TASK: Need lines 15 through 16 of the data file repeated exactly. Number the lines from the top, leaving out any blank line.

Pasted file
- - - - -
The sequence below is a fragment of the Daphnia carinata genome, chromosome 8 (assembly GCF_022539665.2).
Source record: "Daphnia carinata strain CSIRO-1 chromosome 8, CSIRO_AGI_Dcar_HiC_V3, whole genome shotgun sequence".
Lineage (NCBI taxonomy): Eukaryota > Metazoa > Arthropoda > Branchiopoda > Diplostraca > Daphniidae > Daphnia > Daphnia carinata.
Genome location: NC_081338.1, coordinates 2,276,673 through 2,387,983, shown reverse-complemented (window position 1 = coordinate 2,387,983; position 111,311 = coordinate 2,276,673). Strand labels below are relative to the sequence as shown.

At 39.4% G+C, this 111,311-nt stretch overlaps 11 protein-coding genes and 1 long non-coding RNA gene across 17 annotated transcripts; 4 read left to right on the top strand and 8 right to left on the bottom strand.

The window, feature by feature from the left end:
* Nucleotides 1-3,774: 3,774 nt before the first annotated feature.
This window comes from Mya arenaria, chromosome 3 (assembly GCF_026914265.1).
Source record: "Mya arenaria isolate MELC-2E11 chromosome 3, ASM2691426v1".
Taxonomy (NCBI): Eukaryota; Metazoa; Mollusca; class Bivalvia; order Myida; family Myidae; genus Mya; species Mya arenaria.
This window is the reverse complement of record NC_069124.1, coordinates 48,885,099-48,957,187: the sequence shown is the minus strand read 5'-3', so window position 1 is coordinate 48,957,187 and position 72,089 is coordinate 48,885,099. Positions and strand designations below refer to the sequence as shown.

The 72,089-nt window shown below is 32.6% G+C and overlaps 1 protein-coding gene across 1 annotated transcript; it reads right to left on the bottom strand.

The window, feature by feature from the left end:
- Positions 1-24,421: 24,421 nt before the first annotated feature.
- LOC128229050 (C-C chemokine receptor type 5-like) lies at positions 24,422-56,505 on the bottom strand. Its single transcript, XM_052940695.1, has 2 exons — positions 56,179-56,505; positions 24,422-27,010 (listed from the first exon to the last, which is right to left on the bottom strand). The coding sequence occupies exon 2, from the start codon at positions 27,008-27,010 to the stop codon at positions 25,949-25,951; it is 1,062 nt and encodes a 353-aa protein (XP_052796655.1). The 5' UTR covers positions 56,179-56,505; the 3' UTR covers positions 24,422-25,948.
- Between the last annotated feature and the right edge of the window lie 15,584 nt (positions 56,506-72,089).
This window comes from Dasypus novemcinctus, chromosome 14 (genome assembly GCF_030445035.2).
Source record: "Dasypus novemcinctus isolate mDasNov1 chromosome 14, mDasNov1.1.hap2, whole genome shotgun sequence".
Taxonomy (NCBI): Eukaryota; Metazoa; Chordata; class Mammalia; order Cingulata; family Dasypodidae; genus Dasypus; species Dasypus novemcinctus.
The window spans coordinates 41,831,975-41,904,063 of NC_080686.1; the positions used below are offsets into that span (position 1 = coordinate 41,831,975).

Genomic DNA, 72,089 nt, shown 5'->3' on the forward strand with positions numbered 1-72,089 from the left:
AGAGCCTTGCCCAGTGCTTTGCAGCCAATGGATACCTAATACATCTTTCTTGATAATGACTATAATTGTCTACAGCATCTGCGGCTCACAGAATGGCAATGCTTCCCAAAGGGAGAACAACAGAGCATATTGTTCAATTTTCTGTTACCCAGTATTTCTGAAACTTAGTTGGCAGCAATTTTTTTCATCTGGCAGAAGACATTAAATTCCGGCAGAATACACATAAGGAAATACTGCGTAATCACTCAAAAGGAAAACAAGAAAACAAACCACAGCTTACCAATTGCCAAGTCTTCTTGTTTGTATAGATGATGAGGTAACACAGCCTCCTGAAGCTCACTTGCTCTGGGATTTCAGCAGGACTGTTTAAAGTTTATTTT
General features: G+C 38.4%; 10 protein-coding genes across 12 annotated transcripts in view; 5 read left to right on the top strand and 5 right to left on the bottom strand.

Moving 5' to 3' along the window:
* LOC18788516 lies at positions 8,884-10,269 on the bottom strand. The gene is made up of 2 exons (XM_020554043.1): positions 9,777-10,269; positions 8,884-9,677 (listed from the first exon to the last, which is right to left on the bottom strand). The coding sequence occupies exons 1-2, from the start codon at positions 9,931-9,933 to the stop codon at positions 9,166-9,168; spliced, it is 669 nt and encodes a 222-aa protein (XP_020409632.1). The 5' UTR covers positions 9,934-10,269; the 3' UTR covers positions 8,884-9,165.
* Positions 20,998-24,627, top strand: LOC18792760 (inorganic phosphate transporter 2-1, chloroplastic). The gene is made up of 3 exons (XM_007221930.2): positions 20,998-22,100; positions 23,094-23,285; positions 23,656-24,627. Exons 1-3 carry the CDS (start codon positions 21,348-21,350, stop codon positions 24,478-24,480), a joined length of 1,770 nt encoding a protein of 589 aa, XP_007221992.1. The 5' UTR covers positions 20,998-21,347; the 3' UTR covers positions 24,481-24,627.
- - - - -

- LOC128229050 (C-C chemokine receptor type 5-like) lies at positions 24,422-56,505 on the bottom strand. Its single transcript, XM_052940695.1, has 2 exons — positions 56,179-56,505; positions 24,422-27,010 (listed from the first exon to the last, which is right to left on the bottom strand). The coding sequence occupies exon 2, from the start codon at positions 27,008-27,010 to the stop codon at positions 25,949-25,951; it is 1,062 nt and encodes a 353-aa protein (XP_052796655.1). The 5' UTR covers positions 56,179-56,505; the 3' UTR covers positions 24,422-25,948.
- Between the last annotated feature and the right edge of the window lie 15,584 nt (positions 56,506-72,089).